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Bacteriophage therapy for infections in CF
  • +2
  • Benjamin Chan,
  • Gail Stanley,
  • Mrinalini Modak,
  • Jon Koff,
  • Paul Turner
Benjamin Chan
Yale University
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Gail Stanley
Yale School of Medicine
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Mrinalini Modak
Yale-New Haven Hospital
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Jon Koff
Yale School of Medicine
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Paul Turner
Yale University
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Abstract

Abstract. Pseudomonas aeruginosa and Staphylococcus aureus are bacterial pathogens frequently associated with pulmonary complications and disease progression in cystic fibrosis (CF) patients. However, these bacteria increasingly show multiple resistance to antibiotics, necessitating novel management strategies. One possibility is phage therapy, where lytic bacteriophages (phages; bacteria-specific viruses) are administered to kill target bacterial pathogens. Recent publication of case reports of phage-therapy treatment of antibiotic-resistant lung infections in CF has garnered significant attention. These cases exemplify the renewed interest in phage therapy, as an older concept that is newly updated to include rigorous collection and analysis of patient data to assess clinical benefit, while informing the development of clinical trials. As outcomes of these trials become public, the results will valuably gauge the potential usefulness of phage therapy to address the rise in antibiotic-resistant bacterial infections. In addition, we highlight the further need for basic research on accurately predicting the different responses of target bacterial pathogens when phages are administered alone, sequentially or as mixtures (cocktails), and whether within-cocktail interactions among phages hold consequences for the efficacy of phage therapy in patient treatment.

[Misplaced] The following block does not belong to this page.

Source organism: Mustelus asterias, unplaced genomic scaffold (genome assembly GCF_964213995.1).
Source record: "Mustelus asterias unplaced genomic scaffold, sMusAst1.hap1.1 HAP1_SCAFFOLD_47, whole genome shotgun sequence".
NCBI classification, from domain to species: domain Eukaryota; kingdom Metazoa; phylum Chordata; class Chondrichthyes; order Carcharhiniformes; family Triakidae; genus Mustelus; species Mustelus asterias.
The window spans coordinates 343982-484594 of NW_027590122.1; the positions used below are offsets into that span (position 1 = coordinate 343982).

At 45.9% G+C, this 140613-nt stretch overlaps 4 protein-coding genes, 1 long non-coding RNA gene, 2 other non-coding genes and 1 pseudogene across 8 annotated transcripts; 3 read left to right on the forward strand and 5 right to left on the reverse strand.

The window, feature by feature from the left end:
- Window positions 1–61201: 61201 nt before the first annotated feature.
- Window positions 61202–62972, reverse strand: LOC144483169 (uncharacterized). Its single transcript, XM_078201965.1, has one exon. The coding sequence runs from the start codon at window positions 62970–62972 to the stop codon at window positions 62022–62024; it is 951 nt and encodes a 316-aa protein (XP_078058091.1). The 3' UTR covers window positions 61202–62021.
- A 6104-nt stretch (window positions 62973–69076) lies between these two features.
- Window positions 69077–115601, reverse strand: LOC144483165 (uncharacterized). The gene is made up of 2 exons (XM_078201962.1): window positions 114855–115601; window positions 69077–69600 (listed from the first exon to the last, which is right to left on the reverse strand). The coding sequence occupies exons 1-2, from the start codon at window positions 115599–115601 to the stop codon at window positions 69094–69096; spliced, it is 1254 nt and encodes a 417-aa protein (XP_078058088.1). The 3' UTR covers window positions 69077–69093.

Peer review status:IN REVISION

07 Aug 2020Submitted to Pediatric Pulmonology
07 Aug 2020Assigned to Editor
07 Aug 2020Submission Checks Completed
07 Aug 2020Reviewer(s) Assigned
17 Sep 2020Review(s) Completed, Editorial Evaluation Pending
18 Sep 2020Editorial Decision: Revise Major